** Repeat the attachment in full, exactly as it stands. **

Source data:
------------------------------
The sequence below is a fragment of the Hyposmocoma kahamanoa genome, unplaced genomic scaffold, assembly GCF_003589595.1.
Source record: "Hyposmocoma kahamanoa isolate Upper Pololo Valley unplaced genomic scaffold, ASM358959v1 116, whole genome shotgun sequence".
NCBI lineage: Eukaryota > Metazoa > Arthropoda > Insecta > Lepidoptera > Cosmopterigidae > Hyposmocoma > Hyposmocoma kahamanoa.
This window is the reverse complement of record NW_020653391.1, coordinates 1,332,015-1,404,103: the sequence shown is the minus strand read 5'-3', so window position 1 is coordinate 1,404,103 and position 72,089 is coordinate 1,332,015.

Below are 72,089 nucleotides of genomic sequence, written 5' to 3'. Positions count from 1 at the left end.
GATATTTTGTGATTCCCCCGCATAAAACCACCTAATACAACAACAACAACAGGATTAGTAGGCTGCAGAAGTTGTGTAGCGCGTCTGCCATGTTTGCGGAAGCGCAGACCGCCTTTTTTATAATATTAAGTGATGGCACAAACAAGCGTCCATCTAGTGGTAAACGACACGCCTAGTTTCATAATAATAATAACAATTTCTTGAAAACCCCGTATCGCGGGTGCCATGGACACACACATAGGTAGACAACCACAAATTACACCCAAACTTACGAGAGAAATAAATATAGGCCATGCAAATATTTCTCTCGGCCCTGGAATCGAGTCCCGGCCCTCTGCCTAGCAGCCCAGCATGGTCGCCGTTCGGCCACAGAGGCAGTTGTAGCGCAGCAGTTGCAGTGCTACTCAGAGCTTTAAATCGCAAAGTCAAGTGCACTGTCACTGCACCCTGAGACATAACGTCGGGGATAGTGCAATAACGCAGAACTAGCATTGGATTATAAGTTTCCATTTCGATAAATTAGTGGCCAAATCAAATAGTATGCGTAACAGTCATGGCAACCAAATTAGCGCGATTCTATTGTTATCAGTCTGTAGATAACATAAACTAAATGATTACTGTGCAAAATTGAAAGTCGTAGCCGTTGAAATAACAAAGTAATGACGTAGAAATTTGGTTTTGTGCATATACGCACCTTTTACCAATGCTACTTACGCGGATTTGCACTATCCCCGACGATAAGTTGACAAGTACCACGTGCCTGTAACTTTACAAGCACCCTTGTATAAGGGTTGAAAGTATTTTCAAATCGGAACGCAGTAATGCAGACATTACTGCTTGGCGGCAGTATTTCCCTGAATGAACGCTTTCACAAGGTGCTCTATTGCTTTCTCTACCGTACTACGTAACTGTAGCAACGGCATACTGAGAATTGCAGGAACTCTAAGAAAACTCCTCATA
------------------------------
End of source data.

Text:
The sequence below is a fragment of the Hyposmocoma kahamanoa genome, unplaced genomic scaffold, assembly GCF_003589595.1.
Source record: "Hyposmocoma kahamanoa isolate Upper Pololo Valley unplaced genomic scaffold, ASM358959v1 116, whole genome shotgun sequence".
NCBI lineage: Eukaryota > Metazoa > Arthropoda > Insecta > Lepidoptera > Cosmopterigidae > Hyposmocoma > Hyposmocoma kahamanoa.
This window is the reverse complement of record NW_020653391.1, coordinates 1,332,015-1,404,103: the sequence shown is the minus strand read 5'-3', so window position 1 is coordinate 1,404,103 and position 72,089 is coordinate 1,332,015.

Below are 72,089 nucleotides of genomic sequence, written 5' to 3'. Positions count from 1 at the left end.
GATATTTTGTGATTCCCCCGCATAAAACCACCTAATACAACAACAACAACAGGATTAGTAGGCTGCAGAAGTTGTGTAGCGCGTCTGCCATGTTTGCGGAAGCGCAGACCGCCTTTTTTATAATATTAAGTGATGGCACAAACAAGCGTCCATCTAGTGGTAAACGACACGCCTAGTTTCATAATAATAATAACAATTTCTTGAAAACCCCGTATCGCGGGTGCCATGGACACACACATAGGTAGACAACCACAAATTACACCCAAACTTACGAGAGAAATAAATATAGGCCATGCAAATATTTCTCTCGGCCCTGGAATCGAGTCCCGGCCCTCTGCCTAGCAGCCCAGCATGGTCGCCGTTCGGCCACAGAGGCAGTTGTAGCGCAGCAGTTGCAGTGCTACTCAGAGCTTTAAATCGCAAAGTCAAGTGCACTGTCACTGCACCCTGAGACATAACGTCGGGGATAGTGCAATAACGCAGAACTAGCATTGGATTATAAGTTTCCATTTCGATAAATTAGTGGCCAAATCAAATAGTATGCGTAACAGTCATGGCAACCAAATTAGCGCGATTCTATTGTTATCAGTCTGTAGATAACATAAACTAAATGATTACTGTGCAAAATTGAAAGTCGTAGCCGTTGAAATAACAAAGTAATGACGTAGAAATTTGGTTTTGTGCATATACGCACCTTTTACCAATGCTACTTACGCGGATTTGCACTATCCCCGACGATAAGTTGACAAGTACCACGTGCCTGTAACTTTACAAGCACCCTTGTATAAGGGTTGAAAGTATTTTCAAATCGGAACGCAGTAATGCAGACATTACTGCTTGGCGGCAGTATTTCCCTGAATGAACGCTTTCACAAGGTGCTCTATTGCTTTCTCTACCGTACTACGTAACTGTAGCAACGGCATACTGAGAATTGCAGGAACTCTAAGAAAACTCCTCATA